Stories were different, though: they came alive in the telling. Without a human voice to read them aloud, or a pair of wide eyes following them by a flashlight beneath a blanket, they had no real existence in our world. They were like seeds in the beak of a bird, waiting to fall to earth, or the notes of a song laid out on a sheet, yearning for an instrument to bring their music into being. They lay dormant, hoping for the chance to emerge. Once someone started to read them, they could begin to change. They could take root in the imagination, and transform the reader. Stories wanted to be read, David’s mother would whisper. They needed it. It was the reason they forced themselves from their world into ours. They wanted us to give them life.

From The Book of Lost Things by John Connolly

Basically, if you recommend me a book about books or a book about stories, chances are I will love it and never shut up about it.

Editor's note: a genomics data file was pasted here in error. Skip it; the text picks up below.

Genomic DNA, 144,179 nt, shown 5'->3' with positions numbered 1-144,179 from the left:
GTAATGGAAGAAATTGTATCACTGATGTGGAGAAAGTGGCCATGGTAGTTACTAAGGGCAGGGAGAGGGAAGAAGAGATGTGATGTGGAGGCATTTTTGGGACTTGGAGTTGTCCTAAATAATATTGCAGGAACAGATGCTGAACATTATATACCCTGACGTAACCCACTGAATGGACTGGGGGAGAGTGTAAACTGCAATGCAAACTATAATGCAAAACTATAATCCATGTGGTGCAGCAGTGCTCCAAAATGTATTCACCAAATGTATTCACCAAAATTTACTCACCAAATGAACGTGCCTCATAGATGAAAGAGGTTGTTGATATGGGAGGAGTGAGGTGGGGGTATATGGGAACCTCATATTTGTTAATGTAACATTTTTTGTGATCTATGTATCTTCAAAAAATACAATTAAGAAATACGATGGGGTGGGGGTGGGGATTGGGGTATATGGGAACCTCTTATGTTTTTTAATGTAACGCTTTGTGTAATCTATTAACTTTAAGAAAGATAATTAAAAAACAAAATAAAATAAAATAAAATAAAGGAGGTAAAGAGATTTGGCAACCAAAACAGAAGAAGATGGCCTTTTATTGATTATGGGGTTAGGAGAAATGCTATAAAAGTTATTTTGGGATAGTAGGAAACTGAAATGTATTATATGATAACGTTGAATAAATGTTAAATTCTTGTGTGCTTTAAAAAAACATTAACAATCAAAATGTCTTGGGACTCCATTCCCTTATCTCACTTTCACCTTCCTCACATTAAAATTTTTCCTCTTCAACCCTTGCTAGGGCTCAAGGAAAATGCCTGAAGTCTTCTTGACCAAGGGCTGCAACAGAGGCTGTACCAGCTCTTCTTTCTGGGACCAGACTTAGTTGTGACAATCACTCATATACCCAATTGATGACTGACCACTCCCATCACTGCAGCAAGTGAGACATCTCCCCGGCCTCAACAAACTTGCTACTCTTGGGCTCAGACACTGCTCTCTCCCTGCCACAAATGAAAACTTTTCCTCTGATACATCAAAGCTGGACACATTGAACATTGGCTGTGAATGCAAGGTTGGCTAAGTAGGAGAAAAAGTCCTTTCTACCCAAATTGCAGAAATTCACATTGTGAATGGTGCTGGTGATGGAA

2 thoughts on “on-stories

  1. I have two for you – well, actually three, but I haven’t been able to finish the third one:
    -“Chinatown Death Cloud Peril” = real-life pulp writers on a pulp adventure, with much discussion over what it means to write/tell stories and what it contributes to the world.
    -“The Serialist” = you may have already read this one actually but Jessica gave me a copy and it’s pretty cool, aside from some slight skeeziness related to an underage female character.
    -“The Book Thief” = I couldn’t get through it because it’s ridiculously experimental, but it also goes into how vital stories are.

    • Oooooh I’ll add these to my to-read list! Though I have been avoiding The Book Thief because it’s about the holocaust and SADS. But I’ll give it a solid try!

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